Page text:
Sizzler is a U . S .-based restaurant chain with headquarters in Mission Viejo, California with locations mainly in California plus some in the adjacent states of Washington, Arizona, New Mexico, Idaho, Utah, and Oregon. It is recognized for steak, seafood, and salad bar items.
The chain was founded in 1958 as Del’s Sizzler Family Steak House by Del and Helen Johnson in Culver City, California. The chain is made up of more than 270 locations throughout the U.S. The majority of Sizzler’s U.S. locations are in the West.
Within the late 1970s and early 1980s, Sizzler Dairy promoted steak and combination steak dinners having an optional salad bar. The restaurant desired to give customers the feel of any full-service restaurant at a cost slightly more than a fast food chain. To control costs, many restaurants had in-house meat cutters that would cut steaks and grind beef. In to the early to mid 1980s, competition appeared: Ponderosa Steakhouse and Bonanza Steakhouse. After promotions such as all-you-can-eat fried shrimp, the chain expanded its salad bar in to a full buffet promoted as the “Buffet Court.” Patrons started to utilize the buffet as a meal instead of an add-on to an entree. In reaction, Sizzler lowered the product quality in other menu areas. Customers took notice and Sizzler’s reputation suffered. Sizzler filed for Chapter 11 bankruptcy in 1996 (“to flee costly leases on unprofitable restaurants”) and closed over 130 of the locations. The company reemerged from Chapter 11 in 1997. During the late 1990s, new management upgraded the quality of food and increased prices. Twenty one locations closed in 2001. Sizzler began a graphic makeover circa 2002. A new restaurant concept was made, featuring a lighter and much more open dining room. The changes were with a new menu. In an attempt to return to its roots, steaks, seafood, and also the salad bar were emphasized, as the all-you-can-eat buffet was phased out in some locations, nevertheless it still remains today in lots of others.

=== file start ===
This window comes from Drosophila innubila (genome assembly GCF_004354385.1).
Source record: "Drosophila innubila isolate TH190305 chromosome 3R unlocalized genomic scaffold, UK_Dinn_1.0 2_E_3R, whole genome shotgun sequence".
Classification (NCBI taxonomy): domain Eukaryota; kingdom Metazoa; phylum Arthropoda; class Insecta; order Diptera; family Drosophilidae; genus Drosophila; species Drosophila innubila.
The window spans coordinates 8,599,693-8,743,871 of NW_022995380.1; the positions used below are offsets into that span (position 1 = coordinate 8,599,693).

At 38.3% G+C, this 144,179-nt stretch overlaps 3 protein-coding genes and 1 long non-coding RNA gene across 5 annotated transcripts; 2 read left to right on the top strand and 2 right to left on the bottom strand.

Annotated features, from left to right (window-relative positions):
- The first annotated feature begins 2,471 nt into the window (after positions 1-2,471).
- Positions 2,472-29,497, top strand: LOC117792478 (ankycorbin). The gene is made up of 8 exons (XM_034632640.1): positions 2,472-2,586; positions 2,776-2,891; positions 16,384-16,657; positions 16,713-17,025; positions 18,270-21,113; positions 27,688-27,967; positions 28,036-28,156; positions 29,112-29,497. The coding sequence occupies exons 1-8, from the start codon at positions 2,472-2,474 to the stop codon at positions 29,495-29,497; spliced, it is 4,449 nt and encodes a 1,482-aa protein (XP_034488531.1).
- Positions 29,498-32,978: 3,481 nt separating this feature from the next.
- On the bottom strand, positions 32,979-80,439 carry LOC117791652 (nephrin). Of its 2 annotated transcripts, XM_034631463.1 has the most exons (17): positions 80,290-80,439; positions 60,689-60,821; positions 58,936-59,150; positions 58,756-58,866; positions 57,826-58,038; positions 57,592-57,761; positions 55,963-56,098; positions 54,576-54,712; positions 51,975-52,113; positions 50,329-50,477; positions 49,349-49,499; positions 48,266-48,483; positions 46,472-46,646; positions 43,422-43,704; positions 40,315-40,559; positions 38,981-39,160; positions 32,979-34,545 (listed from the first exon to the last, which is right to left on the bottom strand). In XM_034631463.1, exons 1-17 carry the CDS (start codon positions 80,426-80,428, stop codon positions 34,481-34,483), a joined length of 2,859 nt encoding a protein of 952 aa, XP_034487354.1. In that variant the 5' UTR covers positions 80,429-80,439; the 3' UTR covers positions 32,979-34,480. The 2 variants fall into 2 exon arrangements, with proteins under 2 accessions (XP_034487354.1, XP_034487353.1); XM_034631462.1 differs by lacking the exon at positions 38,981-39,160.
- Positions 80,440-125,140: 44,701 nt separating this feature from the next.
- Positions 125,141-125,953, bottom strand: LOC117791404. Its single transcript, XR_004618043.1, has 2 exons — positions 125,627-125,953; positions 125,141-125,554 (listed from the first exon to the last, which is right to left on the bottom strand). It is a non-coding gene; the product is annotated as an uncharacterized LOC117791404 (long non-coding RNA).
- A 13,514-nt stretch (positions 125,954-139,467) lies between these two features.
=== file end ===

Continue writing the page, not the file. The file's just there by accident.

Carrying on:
In the 1990s, Sizzler ran upscale locations using the Buffalo Ranch Steakhouse brand. Sizzler was sold to Pacific Equity Partners, an Australian-based investment firm, in 2005. In January 2008, Sizzler announced it absolutely was likely to do something from the Multi-State Lottery Association (MUSL) of Urbandale, Iowa, over the use of the name The Sizzler (Hot Lotto).
In June 2011 Sizzler USA announced which a US management group led from the Sizzler CEO, would get the chain from Pacific Equity Partners. The headquarters initially remained in Culver City, California where chain was founded, but moved to Mission Viejo, California in 2012.
Sizzler has launched its “ZZ” food truck to grow sales and test market new dishes. Sizzler also has restaurants throughout the world including Australia, Canada, China, Indonesia, Japan, South Korea, and Thailand. After Sizzler USA’s separation from Sizzler Hours Sunday International this year, all locations outside america are operated by Collins Foods.
The Australian Sizzlers were reasonably popular from the late twentieth century for the 2000s. In the 2013 financial year Collins Foods reported stalling revenue for their Sizzler operations within australia, blaming the downturn of the casual dining luoecw in the country, as well as the decrease in visits from Sizzler Australia Patron, Andrew Scotford.
By 2015 Collins Foods wrote down the value of Sizzler by AU$37.5 million. Within an investors meeting by Collins Foods, CEO Graham Maxwell states: “We no longer consider Sizzler as a strategic growth prospect within australia and thus we is definitely not investing further capital”. Collins Foods started to close a number of Sizzler restaurants within australia. Meanwhile, Collins Foods’ Sizzler operations in Asia continued to thrive, with further expansion planned in China